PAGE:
Even though this release does not focus on new features, there were still a few additions worth mentioning. Most of the features deal with making Docker faster, more efficient, and more stable. Docker added experimental support for the BTRFS (“butter fs”? “better fs”? I say butter) filesystem, which adds copy-on-write capability, and should open the door for more interesting functionality as development continues. The most intriguing new feature may turn out to be official support for running Docker on OS X. Apple has become very popular in the developer community in the past few years, especially among web developers. Official support for OS X will help the project gain even more traction.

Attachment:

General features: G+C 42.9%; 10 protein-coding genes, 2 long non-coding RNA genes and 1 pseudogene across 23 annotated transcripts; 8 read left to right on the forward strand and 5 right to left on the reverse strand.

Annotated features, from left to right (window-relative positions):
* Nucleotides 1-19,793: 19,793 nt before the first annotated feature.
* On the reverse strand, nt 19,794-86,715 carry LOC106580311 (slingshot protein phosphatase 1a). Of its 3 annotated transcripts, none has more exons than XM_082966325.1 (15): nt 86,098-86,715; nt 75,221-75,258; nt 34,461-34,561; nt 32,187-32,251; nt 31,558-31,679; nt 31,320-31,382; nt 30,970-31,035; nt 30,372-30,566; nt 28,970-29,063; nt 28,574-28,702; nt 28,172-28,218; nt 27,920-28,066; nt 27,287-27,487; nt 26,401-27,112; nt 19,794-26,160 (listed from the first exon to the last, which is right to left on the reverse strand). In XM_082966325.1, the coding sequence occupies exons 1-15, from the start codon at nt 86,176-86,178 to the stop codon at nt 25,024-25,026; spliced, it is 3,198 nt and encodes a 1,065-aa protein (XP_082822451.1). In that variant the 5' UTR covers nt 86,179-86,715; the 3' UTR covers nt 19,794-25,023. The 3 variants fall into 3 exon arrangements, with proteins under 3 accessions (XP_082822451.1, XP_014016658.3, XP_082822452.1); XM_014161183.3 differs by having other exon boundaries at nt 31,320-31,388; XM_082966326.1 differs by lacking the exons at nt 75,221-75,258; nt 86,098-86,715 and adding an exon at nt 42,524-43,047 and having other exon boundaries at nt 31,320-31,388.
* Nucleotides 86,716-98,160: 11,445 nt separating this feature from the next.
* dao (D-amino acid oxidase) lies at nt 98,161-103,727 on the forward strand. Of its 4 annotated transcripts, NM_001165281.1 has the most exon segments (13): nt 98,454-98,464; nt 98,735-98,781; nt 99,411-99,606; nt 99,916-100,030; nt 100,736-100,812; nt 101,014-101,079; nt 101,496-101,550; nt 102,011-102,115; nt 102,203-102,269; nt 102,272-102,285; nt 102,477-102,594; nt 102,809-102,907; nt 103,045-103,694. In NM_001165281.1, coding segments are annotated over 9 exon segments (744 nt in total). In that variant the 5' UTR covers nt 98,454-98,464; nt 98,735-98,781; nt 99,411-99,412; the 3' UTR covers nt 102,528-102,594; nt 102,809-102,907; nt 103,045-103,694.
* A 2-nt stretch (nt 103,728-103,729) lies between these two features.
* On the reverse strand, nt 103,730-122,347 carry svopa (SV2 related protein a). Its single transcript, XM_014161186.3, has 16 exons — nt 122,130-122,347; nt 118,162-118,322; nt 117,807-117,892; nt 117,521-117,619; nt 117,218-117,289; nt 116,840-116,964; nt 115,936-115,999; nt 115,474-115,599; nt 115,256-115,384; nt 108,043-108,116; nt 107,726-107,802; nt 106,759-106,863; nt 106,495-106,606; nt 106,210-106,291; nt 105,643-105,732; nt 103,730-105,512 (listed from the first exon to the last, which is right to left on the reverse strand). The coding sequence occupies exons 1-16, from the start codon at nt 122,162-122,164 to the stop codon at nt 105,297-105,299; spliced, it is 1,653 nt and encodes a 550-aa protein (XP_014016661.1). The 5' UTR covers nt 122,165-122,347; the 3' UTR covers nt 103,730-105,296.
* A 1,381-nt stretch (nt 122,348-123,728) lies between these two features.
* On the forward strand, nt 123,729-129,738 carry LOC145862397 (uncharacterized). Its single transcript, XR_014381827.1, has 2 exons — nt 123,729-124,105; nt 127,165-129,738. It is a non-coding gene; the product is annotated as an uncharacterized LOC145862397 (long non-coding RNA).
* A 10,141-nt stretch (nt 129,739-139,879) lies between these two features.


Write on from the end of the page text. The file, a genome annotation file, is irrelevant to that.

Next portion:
Having the docker client run on OS X is really only part of the story though. Docker relies on Linux LXC containers, which is obviously not available in OS X. So, to work around this limitation, Docker created a new script that downloads a custom Linux iso from github and installs a new, very slim, VirtualBox VM with the Docker daemon running. The OS X native Docker binary then talks to this daemon to build and run Docker images. I gave the workflow a run through on my Mac, and it worked reasonably well. I was able to download, build, and run a Wordpress docker image with very little fuss.
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